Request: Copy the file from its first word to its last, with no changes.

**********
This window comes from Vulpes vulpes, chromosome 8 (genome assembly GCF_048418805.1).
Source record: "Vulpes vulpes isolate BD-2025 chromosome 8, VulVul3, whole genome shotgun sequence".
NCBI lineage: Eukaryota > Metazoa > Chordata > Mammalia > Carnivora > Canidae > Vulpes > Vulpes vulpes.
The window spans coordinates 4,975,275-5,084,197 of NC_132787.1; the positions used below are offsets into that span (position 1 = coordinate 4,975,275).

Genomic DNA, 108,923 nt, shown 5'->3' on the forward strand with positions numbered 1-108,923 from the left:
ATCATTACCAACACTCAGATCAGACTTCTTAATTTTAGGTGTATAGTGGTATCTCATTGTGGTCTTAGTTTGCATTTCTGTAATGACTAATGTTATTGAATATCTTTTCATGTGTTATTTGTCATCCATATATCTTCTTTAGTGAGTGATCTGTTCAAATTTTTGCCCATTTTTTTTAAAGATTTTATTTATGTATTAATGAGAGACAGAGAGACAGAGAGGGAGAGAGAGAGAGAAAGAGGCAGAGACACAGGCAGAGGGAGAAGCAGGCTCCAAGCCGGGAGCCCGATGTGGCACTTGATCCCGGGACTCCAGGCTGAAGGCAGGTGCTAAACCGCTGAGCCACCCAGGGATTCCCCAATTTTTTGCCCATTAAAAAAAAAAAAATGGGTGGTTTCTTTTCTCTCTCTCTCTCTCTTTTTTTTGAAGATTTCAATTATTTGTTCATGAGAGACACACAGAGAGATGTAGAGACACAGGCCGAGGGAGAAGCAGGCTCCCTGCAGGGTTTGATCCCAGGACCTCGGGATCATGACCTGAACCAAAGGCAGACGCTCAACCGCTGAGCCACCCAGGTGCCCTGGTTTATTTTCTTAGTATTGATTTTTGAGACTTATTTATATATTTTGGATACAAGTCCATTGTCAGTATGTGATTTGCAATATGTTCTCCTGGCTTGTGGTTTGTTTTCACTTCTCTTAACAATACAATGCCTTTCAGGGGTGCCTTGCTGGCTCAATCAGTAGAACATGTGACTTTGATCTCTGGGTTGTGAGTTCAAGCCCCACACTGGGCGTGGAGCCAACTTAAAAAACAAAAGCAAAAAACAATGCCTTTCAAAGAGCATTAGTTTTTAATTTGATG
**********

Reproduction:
This window comes from Vulpes vulpes, chromosome 8 (genome assembly GCF_048418805.1).
Source record: "Vulpes vulpes isolate BD-2025 chromosome 8, VulVul3, whole genome shotgun sequence".
NCBI lineage: Eukaryota > Metazoa > Chordata > Mammalia > Carnivora > Canidae > Vulpes > Vulpes vulpes.
The window spans coordinates 4,975,275-5,084,197 of NC_132787.1; the positions used below are offsets into that span (position 1 = coordinate 4,975,275).

Genomic DNA, 108,923 nt, shown 5'->3' on the forward strand with positions numbered 1-108,923 from the left:
ATCATTACCAACACTCAGATCAGACTTCTTAATTTTAGGTGTATAGTGGTATCTCATTGTGGTCTTAGTTTGCATTTCTGTAATGACTAATGTTATTGAATATCTTTTCATGTGTTATTTGTCATCCATATATCTTCTTTAGTGAGTGATCTGTTCAAATTTTTGCCCATTTTTTTTAAAGATTTTATTTATGTATTAATGAGAGACAGAGAGACAGAGAGGGAGAGAGAGAGAGAAAGAGGCAGAGACACAGGCAGAGGGAGAAGCAGGCTCCAAGCCGGGAGCCCGATGTGGCACTTGATCCCGGGACTCCAGGCTGAAGGCAGGTGCTAAACCGCTGAGCCACCCAGGGATTCCCCAATTTTTTGCCCATTAAAAAAAAAAAAATGGGTGGTTTCTTTTCTCTCTCTCTCTCTCTTTTTTTTGAAGATTTCAATTATTTGTTCATGAGAGACACACAGAGAGATGTAGAGACACAGGCCGAGGGAGAAGCAGGCTCCCTGCAGGGTTTGATCCCAGGACCTCGGGATCATGACCTGAACCAAAGGCAGACGCTCAACCGCTGAGCCACCCAGGTGCCCTGGTTTATTTTCTTAGTATTGATTTTTGAGACTTATTTATATATTTTGGATACAAGTCCATTGTCAGTATGTGATTTGCAATATGTTCTCCTGGCTTGTGGTTTGTTTTCACTTCTCTTAACAATACAATGCCTTTCAGGGGTGCCTTGCTGGCTCAATCAGTAGAACATGTGACTTTGATCTCTGGGTTGTGAGTTCAAGCCCCACACTGGGCGTGGAGCCAACTTAAAAAACAAAAGCAAAAAACAATGCCTTTCAAAGAGCATTAGTTTTTAATTTGATG